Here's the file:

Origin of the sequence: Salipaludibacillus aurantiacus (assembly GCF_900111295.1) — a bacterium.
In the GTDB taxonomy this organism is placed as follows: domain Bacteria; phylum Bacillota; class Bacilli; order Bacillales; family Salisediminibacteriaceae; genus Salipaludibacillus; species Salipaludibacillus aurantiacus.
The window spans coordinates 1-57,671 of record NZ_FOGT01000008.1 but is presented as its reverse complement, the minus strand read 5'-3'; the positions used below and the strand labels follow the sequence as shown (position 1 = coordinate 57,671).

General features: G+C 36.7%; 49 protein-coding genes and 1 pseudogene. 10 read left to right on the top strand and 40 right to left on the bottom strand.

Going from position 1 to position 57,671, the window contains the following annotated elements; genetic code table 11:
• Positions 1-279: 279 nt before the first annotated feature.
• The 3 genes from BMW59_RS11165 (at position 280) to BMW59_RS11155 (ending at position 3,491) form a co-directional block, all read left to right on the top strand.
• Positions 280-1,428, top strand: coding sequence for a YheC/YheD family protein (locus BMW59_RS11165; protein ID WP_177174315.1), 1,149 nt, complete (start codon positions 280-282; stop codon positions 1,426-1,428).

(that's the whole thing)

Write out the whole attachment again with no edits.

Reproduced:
Origin of the sequence: Salipaludibacillus aurantiacus (assembly GCF_900111295.1) — a bacterium.
In the GTDB taxonomy this organism is placed as follows: domain Bacteria; phylum Bacillota; class Bacilli; order Bacillales; family Salisediminibacteriaceae; genus Salipaludibacillus; species Salipaludibacillus aurantiacus.
The window spans coordinates 1-57,671 of record NZ_FOGT01000008.1 but is presented as its reverse complement, the minus strand read 5'-3'; the positions used below and the strand labels follow the sequence as shown (position 1 = coordinate 57,671).

General features: G+C 36.7%; 49 protein-coding genes and 1 pseudogene. 10 read left to right on the top strand and 40 right to left on the bottom strand.

Going from position 1 to position 57,671, the window contains the following annotated elements; genetic code table 11:
• Positions 1-279: 279 nt before the first annotated feature.
• The 3 genes from BMW59_RS11165 (at position 280) to BMW59_RS11155 (ending at position 3,491) form a co-directional block, all read left to right on the top strand.
• Positions 280-1,428, top strand: coding sequence for a YheC/YheD family protein (locus BMW59_RS11165; protein ID WP_177174315.1), 1,149 nt, complete (start codon positions 280-282; stop codon positions 1,426-1,428).